Arielle Lyons ’18, International Business major, took advantage of career fairs and workshops when she attended Eckerd. This summer, similar services will be offered to current students and recent graduates, virtually.
Eckerd College Associate Dean of Students and Director of Career Services Grant Bailey and his team dreamed of a true “Career Camp” at Eckerd College, where interested students would live in on-campus housing for a couple of weeks and participate in intensive group workshops to prepare them for life after graduation.
Then a pandemic closed the College’s campus for the last half of the Spring Semester and all of Summer Term.
“That idea got back-burnered as we spent the Spring Semester adjusting to the new reality of serving students from a distance,” Bailey explained.
While reimagining Career Services for remote delivery, the team devised a new virtual career camp set to begin June 1 and run throughout the month. Students, including recently graduated seniors, can register individually or as a group for three one-hour small group sessions per week with a Career Services team member.
During sign-up, students are asked to rate their confidence in their abilities from creating and tailoring job resumes to negotiating salary and benefits. Survey responses will be used to place individuals in groups with similar concerns and inform the focus of the group work over the four-week period.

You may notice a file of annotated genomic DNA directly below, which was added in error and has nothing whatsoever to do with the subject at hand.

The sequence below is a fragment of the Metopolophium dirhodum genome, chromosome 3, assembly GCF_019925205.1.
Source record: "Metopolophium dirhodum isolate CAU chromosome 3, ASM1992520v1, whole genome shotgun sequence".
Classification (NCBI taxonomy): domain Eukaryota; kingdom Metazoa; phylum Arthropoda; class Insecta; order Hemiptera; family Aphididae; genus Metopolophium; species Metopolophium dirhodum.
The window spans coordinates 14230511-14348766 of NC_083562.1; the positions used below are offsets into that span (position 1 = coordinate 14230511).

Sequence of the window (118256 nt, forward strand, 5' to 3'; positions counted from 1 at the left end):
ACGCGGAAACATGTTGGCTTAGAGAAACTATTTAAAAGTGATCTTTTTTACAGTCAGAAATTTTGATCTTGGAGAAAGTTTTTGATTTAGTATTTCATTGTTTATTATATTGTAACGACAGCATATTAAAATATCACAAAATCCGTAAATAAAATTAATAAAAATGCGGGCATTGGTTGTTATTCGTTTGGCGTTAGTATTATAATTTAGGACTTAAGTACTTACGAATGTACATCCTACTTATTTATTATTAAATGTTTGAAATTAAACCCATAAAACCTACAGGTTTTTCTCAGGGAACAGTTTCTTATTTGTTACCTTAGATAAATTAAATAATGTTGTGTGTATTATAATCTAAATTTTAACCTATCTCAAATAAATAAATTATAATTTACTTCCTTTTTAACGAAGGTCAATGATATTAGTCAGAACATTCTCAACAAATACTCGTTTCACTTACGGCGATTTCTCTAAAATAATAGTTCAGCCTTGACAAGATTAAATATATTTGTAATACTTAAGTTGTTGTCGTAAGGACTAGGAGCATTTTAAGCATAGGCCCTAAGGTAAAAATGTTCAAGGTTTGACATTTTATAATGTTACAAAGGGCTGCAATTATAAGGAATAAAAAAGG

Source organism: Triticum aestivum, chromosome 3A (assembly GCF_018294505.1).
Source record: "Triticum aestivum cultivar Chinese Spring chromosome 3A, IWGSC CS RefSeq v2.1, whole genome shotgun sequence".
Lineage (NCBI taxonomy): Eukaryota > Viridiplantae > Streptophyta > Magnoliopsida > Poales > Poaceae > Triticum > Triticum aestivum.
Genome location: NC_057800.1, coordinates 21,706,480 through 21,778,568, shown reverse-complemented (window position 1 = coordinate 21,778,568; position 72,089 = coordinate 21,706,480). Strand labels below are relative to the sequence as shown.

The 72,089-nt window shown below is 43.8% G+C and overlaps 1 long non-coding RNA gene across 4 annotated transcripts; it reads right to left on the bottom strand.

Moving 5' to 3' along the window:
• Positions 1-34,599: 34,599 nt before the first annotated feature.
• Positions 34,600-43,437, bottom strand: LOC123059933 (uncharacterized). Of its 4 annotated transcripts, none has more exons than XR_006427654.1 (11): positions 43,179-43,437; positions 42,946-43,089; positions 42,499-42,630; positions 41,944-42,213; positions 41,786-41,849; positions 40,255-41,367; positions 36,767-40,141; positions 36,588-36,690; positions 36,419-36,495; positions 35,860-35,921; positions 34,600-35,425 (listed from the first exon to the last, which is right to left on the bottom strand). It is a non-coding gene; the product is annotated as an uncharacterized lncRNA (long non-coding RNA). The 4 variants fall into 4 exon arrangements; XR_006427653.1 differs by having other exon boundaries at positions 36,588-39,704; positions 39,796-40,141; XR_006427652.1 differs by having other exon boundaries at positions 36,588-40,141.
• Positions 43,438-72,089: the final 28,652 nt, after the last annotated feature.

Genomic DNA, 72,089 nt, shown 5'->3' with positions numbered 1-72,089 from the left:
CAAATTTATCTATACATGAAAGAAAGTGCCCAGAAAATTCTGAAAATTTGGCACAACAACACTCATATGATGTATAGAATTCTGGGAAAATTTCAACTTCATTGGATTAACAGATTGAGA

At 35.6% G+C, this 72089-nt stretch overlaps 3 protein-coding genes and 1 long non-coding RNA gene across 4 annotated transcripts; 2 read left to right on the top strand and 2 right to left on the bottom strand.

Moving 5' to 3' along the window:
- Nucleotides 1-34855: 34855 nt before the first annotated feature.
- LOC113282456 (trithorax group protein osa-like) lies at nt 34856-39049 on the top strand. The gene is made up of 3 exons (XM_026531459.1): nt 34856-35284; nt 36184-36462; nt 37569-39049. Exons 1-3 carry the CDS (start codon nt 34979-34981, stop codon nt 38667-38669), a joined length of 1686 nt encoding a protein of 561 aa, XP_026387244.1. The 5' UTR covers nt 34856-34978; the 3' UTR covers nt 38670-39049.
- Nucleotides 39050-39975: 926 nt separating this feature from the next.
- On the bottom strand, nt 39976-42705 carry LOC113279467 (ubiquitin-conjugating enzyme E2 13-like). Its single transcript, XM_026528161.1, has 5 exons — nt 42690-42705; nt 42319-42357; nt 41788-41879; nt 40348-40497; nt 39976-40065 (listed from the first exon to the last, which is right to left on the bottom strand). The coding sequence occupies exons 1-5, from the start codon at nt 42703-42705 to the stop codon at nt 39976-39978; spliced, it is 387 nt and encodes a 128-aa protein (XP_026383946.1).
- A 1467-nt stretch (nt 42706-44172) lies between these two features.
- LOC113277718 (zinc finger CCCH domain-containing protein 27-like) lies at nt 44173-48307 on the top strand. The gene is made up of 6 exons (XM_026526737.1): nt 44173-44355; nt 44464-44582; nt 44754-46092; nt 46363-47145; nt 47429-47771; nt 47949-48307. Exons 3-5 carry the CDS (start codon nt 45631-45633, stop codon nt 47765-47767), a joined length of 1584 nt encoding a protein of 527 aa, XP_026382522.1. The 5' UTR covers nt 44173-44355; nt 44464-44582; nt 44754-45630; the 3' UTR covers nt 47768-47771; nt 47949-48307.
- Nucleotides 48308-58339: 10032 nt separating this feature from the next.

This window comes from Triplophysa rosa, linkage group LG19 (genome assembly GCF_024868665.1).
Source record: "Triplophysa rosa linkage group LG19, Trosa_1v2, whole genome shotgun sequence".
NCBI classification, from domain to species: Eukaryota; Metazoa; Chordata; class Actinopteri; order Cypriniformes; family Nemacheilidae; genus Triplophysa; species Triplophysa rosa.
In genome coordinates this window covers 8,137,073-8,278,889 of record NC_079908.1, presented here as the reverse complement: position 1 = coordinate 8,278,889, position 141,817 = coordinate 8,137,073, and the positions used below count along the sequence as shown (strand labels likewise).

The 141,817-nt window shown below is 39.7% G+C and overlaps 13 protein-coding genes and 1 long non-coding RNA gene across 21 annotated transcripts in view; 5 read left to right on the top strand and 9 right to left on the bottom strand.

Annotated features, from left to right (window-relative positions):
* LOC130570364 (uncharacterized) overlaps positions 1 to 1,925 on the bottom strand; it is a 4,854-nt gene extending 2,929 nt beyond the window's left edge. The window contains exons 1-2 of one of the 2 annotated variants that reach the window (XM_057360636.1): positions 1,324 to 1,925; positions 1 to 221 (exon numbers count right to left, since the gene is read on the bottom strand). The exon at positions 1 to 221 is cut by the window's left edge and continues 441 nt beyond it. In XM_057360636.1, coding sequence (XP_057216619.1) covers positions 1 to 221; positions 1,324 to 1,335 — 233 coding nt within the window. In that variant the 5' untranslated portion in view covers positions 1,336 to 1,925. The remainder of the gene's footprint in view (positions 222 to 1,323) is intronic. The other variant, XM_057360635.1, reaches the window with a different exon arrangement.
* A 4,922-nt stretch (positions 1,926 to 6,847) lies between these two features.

“We’re trying to meet them where they are,” said Bianca Hernandez, career advisor. “That’s why we were so careful and thoughtful with the form. We want to be able to help the senior who has applied for 20 jobs and the first-year who has never written a cover letter. Placing them in like groups helps them help each other.”
Career Services team members will meet with their groups, and with individual students as needed, to help the groups progress toward personalized goals of job seeking, internship discovery and resume preparation, among other goals.
Though “Zoom fatigue,” the recent phenomenon of people tiring of videoconferencing, is looming, Bailey feels confident the new economic realities will spur healthy participation this summer.
“A good amount of students would always tell us that they just needed to get through the semester and research papers and exams before they could think about getting a career-advising appointment,” he said. “When COVID happened and the economic downturn, we found students very supportive of the idea of doing something together. Now that they’ve had classes online for half a semester, they are used to that learning environment and helping each other.”
In fact, the idea is so popular that Career Services is in talks to create a version to run during the month of July for alumni impacted by the current crisis.
Registration for the student camp will remain open to Eckerd students and 2020 graduates until May 26, and capacity is limited.